I don't think you'll make any progress trying to use ANOVA calculations on the given information since you don't know have any information about the subjects being divided into groups.

100r^2 is the %-age of total variance explained by linear regression.

I understand your confusion about the proportion of total variation being accounted for by explained variation. In this context, explained variation refers to the variation in the dependent variable (college performance) that can be explained by the independent variable (emotional stability). The proportion of total variation accounted for by explained variation is also known as the coefficient of determination, or r-squared.

In order to calculate this value, we would need additional information such as the sum of squares for the total variation and the sum of squares for the explained variation. Without this information, it is not possible to accurately determine the proportion of total variation accounted for by explained variation.

It is also worth noting that the Pearson correlation coefficient (r) of 0.5 does not necessarily indicate a strong relationship between emotional stability and college performance. It is important to consider the strength of the relationship in addition to the proportion of variation accounted for.

In summary, without more information, it is not possible to accurately determine the proportion of total variation accounted for by explained variation in this study. It is important to carefully consider the data and statistical measures in order to make meaningful conclusions about the relationship between emotional stability and college performance.

## 1. What is the "proportion of total variation"?

The proportion of total variation refers to the amount of variability in a set of data that can be explained by a particular factor or variable. It is a statistical measure used to assess the strength of the relationship between variables.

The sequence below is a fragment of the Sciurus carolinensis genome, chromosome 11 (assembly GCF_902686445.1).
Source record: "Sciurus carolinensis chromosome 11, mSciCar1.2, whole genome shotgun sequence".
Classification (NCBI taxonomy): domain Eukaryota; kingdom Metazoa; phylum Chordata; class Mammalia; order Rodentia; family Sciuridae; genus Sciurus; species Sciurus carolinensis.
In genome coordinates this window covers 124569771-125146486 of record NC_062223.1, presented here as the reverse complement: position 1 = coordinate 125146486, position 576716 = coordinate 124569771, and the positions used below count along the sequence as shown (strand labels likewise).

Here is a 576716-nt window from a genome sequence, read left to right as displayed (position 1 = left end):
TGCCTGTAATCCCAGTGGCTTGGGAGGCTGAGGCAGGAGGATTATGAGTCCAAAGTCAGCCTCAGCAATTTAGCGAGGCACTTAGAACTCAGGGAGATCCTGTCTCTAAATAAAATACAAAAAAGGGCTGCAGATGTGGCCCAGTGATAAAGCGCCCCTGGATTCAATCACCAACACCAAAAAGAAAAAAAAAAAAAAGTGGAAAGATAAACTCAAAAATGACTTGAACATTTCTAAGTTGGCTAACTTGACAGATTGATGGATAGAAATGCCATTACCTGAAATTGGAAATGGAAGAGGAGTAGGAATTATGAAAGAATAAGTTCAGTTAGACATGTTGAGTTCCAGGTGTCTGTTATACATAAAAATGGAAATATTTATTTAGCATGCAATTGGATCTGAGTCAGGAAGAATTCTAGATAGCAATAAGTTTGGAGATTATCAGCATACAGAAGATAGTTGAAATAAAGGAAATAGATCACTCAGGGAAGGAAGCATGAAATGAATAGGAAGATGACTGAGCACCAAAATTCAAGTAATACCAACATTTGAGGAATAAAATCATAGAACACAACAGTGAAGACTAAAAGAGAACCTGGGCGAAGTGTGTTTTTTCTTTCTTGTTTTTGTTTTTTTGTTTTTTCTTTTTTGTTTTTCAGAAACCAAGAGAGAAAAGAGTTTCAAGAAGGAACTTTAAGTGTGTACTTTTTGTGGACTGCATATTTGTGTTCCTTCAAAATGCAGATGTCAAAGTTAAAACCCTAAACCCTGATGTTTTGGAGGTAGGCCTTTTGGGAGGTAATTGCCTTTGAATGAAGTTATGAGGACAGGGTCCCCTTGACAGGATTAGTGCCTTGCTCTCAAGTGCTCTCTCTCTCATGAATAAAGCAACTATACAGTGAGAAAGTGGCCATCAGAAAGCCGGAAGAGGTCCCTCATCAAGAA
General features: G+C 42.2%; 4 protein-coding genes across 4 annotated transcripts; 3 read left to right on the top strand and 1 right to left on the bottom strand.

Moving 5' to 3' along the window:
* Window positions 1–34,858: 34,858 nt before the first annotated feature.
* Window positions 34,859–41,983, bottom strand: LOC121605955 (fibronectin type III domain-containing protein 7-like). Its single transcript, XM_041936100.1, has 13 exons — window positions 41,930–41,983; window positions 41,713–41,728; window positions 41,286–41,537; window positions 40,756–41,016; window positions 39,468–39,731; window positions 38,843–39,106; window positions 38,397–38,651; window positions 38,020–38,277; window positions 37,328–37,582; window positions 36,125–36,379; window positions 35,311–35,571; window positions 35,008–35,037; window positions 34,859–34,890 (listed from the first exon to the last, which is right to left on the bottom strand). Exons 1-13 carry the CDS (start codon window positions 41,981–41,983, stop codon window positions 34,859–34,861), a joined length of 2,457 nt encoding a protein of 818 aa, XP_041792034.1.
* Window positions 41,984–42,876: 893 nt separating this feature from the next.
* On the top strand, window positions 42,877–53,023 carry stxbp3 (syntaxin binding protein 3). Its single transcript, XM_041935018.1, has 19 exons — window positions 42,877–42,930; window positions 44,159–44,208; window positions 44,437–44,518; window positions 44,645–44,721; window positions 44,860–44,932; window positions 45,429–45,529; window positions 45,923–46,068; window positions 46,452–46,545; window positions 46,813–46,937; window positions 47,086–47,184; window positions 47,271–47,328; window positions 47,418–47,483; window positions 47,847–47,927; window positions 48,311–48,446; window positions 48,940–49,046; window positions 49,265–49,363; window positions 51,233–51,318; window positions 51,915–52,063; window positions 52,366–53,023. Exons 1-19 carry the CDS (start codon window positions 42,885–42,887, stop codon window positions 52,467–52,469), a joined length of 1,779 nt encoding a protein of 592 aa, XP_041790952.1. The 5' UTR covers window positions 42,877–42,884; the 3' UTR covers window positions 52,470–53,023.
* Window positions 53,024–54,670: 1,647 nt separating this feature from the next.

## 2. How is the "proportion of total variation" calculated?

The proportion of total variation is calculated by dividing the explained variation (sum of squared differences between the predicted values and the mean) by the total variation (sum of squared differences between the observed values and the mean).

## 3. Why is it important to know the "proportion of total variation"?

Knowing the proportion of total variation can help us understand how much of the variability in a data set can be attributed to a specific factor or variable. This can provide insight into the strength of the relationship between variables and help in making informed decisions.

## 4. What does a high "proportion of total variation" indicate?

A high proportion of total variation indicates a strong relationship between the variables being analyzed. This means that a large portion of the variability in the data can be explained by the factor or variable being studied.

## 5. Can the "proportion of total variation" be negative?

No, the proportion of total variation cannot be negative as it is a ratio of two positive values. It will always be a value between 0 and 1, with higher values indicating a stronger relationship between variables.